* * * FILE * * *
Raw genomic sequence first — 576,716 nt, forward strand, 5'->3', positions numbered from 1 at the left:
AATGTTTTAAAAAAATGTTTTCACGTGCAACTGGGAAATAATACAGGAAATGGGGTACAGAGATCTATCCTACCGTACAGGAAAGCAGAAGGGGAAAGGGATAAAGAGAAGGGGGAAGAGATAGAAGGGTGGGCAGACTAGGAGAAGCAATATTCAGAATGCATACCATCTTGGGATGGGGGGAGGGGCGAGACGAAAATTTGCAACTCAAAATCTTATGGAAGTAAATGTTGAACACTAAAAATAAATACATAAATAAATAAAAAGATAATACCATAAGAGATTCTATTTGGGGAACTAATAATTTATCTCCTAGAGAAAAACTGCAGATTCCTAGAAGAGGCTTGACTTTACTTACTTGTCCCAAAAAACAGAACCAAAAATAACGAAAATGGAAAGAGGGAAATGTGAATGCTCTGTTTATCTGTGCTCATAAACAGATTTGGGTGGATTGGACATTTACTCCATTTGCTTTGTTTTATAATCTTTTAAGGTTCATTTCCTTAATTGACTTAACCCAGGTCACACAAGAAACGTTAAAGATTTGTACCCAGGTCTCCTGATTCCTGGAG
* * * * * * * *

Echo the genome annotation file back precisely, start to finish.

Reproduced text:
Raw genomic sequence first — 576,716 nt, forward strand, 5'->3', positions numbered from 1 at the left:
AATGTTTTAAAAAAATGTTTTCACGTGCAACTGGGAAATAATACAGGAAATGGGGTACAGAGATCTATCCTACCGTACAGGAAAGCAGAAGGGGAAAGGGATAAAGAGAAGGGGGAAGAGATAGAAGGGTGGGCAGACTAGGAGAAGCAATATTCAGAATGCATACCATCTTGGGATGGGGGGAGGGGCGAGACGAAAATTTGCAACTCAAAATCTTATGGAAGTAAATGTTGAACACTAAAAATAAATACATAAATAAATAAAAAGATAATACCATAAGAGATTCTATTTGGGGAACTAATAATTTATCTCCTAGAGAAAAACTGCAGATTCCTAGAAGAGGCTTGACTTTACTTACTTGTCCCAAAAAACAGAACCAAAAATAACGAAAATGGAAAGAGGGAAATGTGAATGCTCTGTTTATCTGTGCTCATAAACAGATTTGGGTGGATTGGACATTTACTCCATTTGCTTTGTTTTATAATCTTTTAAGGTTCATTTCCTTAATTGACTTAACCCAGGTCACACAAGAAACGTTAAAGATTTGTACCCAGGTCTCCTGATTCCTGGAG